Clinical Neuroscience

[A PSYCHIATRIST’S PERSPECTIVES ON STRESS, STEROIDS AND MENTAL ILLNESS]

DUNAI Magdolna

MARCH 30, 2014

Clinical Neuroscience - 2014;67(03-04)

[The relationship between stress and mental illness has been extensively studied and there is a growing consensus that the occurrence of mental illness rather depends on a combination of factors than is caused by stressful external events. Significant hypothalamus pituitary adrenal axis abnormalities were observed among others in major depressive disorder and bipolar disorder. In both disorders, the extent of change in cortisol level was related to the severity of illness and to cognitive changes. Exogenous use of synthetic steroids also frequently resulted in severe psychiatric symptoms. In conclusion changes in the level of steroid hormones may cause impairments in the brain.]

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[This article is a short personal recollection of Dr. Hans Selye (HS) and of his institute in order to show, first, why and how he influenced us; second, who he was as a person, human being, physician, scientist, professor, mentor; third, what was the structure and functioning of the Institut de mèdecine et chirurgie expèrimentales (IMCE) and fourth, what HS’ contributions and accomplishments were.]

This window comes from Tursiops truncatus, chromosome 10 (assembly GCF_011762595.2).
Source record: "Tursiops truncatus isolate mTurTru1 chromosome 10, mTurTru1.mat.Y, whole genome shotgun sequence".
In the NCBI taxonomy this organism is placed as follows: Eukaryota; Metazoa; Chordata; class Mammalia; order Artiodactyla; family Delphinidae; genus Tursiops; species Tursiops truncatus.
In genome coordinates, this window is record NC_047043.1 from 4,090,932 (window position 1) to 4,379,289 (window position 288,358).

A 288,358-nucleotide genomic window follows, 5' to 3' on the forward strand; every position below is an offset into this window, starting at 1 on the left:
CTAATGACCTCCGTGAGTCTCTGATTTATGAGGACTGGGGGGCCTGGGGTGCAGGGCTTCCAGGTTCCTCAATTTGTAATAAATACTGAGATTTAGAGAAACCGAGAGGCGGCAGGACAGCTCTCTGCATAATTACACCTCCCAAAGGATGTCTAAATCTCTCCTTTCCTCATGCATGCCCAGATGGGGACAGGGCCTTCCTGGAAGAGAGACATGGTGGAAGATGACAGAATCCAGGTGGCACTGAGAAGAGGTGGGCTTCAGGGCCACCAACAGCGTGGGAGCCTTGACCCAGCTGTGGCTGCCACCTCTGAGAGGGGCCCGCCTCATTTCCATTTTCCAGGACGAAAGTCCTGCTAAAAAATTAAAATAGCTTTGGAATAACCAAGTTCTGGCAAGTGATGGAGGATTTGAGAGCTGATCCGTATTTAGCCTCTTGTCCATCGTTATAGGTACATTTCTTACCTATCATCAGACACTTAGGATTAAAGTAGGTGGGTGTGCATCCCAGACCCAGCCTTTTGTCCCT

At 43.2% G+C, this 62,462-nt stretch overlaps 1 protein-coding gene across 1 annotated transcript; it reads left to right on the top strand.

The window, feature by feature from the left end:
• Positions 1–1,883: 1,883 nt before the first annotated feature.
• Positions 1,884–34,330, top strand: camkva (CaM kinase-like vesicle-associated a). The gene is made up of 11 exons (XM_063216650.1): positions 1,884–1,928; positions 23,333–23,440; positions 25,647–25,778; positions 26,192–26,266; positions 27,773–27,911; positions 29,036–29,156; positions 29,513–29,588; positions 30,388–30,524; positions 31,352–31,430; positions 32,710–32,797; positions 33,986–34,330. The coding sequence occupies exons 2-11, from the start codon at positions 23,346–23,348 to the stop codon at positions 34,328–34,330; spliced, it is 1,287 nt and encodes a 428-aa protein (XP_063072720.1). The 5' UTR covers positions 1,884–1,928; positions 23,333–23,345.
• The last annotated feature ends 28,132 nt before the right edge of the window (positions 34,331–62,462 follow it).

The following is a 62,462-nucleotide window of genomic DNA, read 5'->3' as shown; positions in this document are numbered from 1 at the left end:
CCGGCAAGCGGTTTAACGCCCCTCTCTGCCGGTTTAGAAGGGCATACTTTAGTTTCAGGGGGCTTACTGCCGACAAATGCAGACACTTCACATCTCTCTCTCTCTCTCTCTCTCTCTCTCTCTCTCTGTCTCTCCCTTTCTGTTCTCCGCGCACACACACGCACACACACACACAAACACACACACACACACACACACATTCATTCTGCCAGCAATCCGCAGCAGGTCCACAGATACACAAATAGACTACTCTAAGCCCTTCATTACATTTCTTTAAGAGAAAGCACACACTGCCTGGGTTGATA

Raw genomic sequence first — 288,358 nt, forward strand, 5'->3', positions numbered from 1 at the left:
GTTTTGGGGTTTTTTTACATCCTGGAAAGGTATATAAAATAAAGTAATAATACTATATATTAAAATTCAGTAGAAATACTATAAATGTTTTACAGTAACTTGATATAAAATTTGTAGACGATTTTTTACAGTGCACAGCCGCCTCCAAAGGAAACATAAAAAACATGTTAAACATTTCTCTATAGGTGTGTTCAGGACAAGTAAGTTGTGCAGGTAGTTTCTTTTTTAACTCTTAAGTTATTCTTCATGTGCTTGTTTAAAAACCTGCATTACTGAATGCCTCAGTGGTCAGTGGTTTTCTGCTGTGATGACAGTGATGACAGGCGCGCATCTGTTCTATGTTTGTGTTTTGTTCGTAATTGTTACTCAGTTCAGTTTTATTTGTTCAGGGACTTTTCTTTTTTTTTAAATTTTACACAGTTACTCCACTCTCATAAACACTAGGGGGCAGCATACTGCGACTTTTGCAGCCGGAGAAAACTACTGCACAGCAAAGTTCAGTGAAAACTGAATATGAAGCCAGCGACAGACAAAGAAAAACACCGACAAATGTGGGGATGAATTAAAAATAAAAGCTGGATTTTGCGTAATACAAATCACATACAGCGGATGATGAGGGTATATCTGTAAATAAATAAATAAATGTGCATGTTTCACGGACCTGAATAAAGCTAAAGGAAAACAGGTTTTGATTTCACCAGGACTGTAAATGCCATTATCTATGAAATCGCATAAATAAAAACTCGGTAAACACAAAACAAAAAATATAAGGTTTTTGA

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[Identification of etiological connections among virtually distinct diseases in a patient may be sometimes challenging. We report a unique case with two B cell malignancies and an inflammatory leukoencephalopathy. Three days prior to admission, the elderly male patient developed fatigue, headaches, recurrent vomiting, memory disturbances, depression and somnolence. Clinical, laboratory and imaging evaluations as well as post mortem histological studies were performed. Simultaneous presence of primary central nervous system B cell lymphoma, temporal lobe inflammatory leukoencephalopathy and multiple (smoldering) myeloma, was revealed by the detailed work up in the treatmentnaïve patient. Based on recent data from genomic studies, we propose that a sequential evolution of molecular pathology lead to the co-occurrence of multiple myeloma and primary central nervous system B cell lymphoma in this patient, and interpret the development of the temporal lobe leukoencephalopathy as a likely paraneoplastic complication of smoldering myeloma.]

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